This has bad news written all over it, considering Rivers is counting on Paul Pierce and Jamal Crawford to defend away from the ball.

Conley receives the ball and immediately heads left where Green rubs Josh Smith, allowing Gasol good position to post up. Pierce trails over the rub to close down any passing lanes.

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Smith does a great job fighting Gasol and pushing him off the block. Meanwhile, Barnes comes across the floor to set a side screen on Austin Rivers, which looks like it is going to develop into a Conley basket cut with Gasol delivering one of his patented bounce passes in the paint.

However, Smith has pushed Gasol far enough off the block that he has to jump out to receive the entry pass near the three-point line. Barnes and Conley freeze the next action until Gasol controls the ball.

As Gasol squares up, Barnes slips the screen and cuts down the lane for an easy layup.

First of all, the play is centered around Gasol’s elite passing and he does a great job of using his size to hit a cutting Barnes.

Secondly, this entire play was designed to pick on Crawford. The Grizzlies run a lot of difficult to defend flex-type action and this elbow split is one of them.

The problem is that Crawford anticipates instead of relying on fundamental defense. He jumps at Conley right as Barnes cuts to the paint. Crawford needed to drift more help side, putting himself between Gasol and Barnes. Because Barnes does not have to cut through or around Crawford, it leaves no time for Jordan to slide across the paint and help the Clippers contest the shot at the rim.

Forget all the ancillary movements, rotations and action. Focus your eyes on Griffin during this sequence from defense to offense.

Griffin is defending Gasol, a task he has had problems with in the past. To make matters worse, he is cast into pick-and-roll defense against Conley.

Griffin sags off the screen, but focuses his attention on cutting off Conley’s penetration until Stephenson can recover. Griffin extends Conley all the way to the baseline, while also attaching his positioning to Gasol’s roll.

In the past, Griffin likely would have gotten lost on this assignment, either jumping too far out on Conley or sticking too close to Gasol.

When Conley passes out to a trailing Randolph, Griffin immediately holds his ground defensively, anticipating a Gasol post up and entry pass. He bodies up Gasol and begins to work him back off the block. He does a great job getting low in his stance and putting his arms out, ready to contest a shot but also signaling to the referee that he isn’t using an arm bar as leverage in the post.

Gasol eventually slips and Griffin pounces on the loose ball. He is now out in transition and is going to force a mismatch defensively, making a smaller defender pay.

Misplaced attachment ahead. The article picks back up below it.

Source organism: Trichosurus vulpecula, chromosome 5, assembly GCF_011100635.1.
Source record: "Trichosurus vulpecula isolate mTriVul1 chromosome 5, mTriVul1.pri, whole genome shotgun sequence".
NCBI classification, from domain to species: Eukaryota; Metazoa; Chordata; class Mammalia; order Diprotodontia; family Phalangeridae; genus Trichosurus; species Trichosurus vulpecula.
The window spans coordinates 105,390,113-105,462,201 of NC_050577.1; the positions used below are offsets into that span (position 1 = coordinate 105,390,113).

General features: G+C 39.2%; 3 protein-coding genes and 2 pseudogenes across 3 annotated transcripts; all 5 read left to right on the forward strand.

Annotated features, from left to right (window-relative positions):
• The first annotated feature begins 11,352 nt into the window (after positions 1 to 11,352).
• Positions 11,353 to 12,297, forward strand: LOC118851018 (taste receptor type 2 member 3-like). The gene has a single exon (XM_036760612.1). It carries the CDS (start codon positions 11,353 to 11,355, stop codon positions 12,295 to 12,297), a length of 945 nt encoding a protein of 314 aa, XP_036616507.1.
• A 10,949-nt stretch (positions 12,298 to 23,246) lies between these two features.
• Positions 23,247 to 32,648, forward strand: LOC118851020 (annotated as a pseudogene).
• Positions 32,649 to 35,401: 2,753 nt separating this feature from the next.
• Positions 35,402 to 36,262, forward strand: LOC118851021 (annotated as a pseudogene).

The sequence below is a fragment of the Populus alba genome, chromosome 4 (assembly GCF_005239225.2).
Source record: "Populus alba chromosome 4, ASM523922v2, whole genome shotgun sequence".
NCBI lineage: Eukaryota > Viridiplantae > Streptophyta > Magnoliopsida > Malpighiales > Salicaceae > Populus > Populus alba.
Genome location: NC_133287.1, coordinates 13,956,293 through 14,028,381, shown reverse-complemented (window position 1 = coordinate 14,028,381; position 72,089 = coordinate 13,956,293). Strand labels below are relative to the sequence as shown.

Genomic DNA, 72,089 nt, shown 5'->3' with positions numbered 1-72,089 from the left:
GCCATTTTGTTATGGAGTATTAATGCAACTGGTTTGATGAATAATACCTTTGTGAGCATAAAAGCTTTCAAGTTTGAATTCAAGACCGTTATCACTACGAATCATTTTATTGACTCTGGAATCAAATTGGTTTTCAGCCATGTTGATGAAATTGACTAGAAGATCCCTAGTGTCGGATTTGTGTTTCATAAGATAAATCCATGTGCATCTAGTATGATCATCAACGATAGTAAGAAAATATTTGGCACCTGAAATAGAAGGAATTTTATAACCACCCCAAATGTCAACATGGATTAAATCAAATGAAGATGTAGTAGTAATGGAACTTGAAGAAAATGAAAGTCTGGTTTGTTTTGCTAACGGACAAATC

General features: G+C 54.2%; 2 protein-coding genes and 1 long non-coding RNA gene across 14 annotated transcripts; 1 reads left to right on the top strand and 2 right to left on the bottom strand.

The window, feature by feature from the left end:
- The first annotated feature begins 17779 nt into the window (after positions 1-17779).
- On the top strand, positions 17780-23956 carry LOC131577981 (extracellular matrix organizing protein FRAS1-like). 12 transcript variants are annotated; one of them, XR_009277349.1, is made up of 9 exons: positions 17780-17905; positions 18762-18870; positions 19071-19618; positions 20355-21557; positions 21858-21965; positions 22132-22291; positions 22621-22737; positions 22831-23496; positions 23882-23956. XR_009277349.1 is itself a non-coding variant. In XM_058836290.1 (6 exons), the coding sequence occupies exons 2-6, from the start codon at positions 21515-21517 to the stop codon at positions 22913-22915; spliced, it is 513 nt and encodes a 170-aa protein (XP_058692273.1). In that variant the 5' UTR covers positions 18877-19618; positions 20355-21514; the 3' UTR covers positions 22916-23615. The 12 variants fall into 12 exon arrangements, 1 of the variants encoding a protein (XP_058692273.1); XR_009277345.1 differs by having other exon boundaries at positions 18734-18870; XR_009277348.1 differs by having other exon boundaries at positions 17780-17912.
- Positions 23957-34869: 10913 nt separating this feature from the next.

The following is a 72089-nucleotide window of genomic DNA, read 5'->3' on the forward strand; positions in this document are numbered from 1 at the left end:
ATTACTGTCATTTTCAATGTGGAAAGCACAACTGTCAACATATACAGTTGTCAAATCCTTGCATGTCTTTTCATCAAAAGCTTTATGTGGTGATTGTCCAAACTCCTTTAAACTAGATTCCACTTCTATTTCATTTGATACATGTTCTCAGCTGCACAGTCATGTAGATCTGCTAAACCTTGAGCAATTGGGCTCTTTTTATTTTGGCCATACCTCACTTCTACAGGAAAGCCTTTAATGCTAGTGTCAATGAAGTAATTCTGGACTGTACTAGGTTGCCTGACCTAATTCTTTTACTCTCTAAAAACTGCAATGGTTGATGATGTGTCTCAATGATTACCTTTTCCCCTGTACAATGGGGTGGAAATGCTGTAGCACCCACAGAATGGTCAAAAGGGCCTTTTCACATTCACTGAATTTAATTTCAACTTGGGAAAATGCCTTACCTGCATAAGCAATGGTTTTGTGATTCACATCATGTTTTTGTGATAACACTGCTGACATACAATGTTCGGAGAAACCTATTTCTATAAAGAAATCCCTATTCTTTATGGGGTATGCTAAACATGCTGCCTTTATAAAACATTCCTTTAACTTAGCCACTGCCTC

Lee picks him up in transition, Griffin slows, squares and dribbles between the legs, allowing Jordan to clear the lane. Next, Griffin attacks right, draws the foul and finishes plus the free throw.

This is the increasingly impressive evolution of Griffin’s game. His defense has improved and you can see his seamless transition from defense to offense in one clip. Moments like these are when you can actually witness star players transforming into superstars.

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Finally, we close out this Clippers breakdown the way we began; praising Rivers on his sideline out-of-bounds sets.

With 96 seconds left in the game and the Clippers up two, Rivers draws up a masterful play designed to free Redick up for a crucial three-point attempt.

Rivers knows Joerger is going to switch Allen onto Paul, finally allowing Redick space from his hounding defense.

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Sure enough, Allen picks up Paul full court. As he crosses half court, the Clippers are setup in an interesting formation. Pierce and Griffin are spacing in the corners and Jordan and Redick have gathered in what looks like a narrow horns set at the top of the key.

Jordan circles up to set a ball screen on Allen. Because the screen is set so high up the floor, Conley has no choice but to help on Paul.

As Paul draws Conley out to the right wing, Allen trails feverishly, knowing he is late. Conley sticks with the ball, Jordan rolls, sucking Gasol with him, and Rivers has exactly what he wanted.

The threat of Paul getting to the elbow or rolling and tossing a lob to Jordan, allowed Redick to fade off Jordan’s roll, leaving him wide open for three. Paul recognizes Allen trailed instead of staying with Redick and he kicks back out to Redick for a wide open three.

A beautiful play call for the Clippers and an amazing read on the fly by Paul. Redick finally found space and made the Grizzlies pay.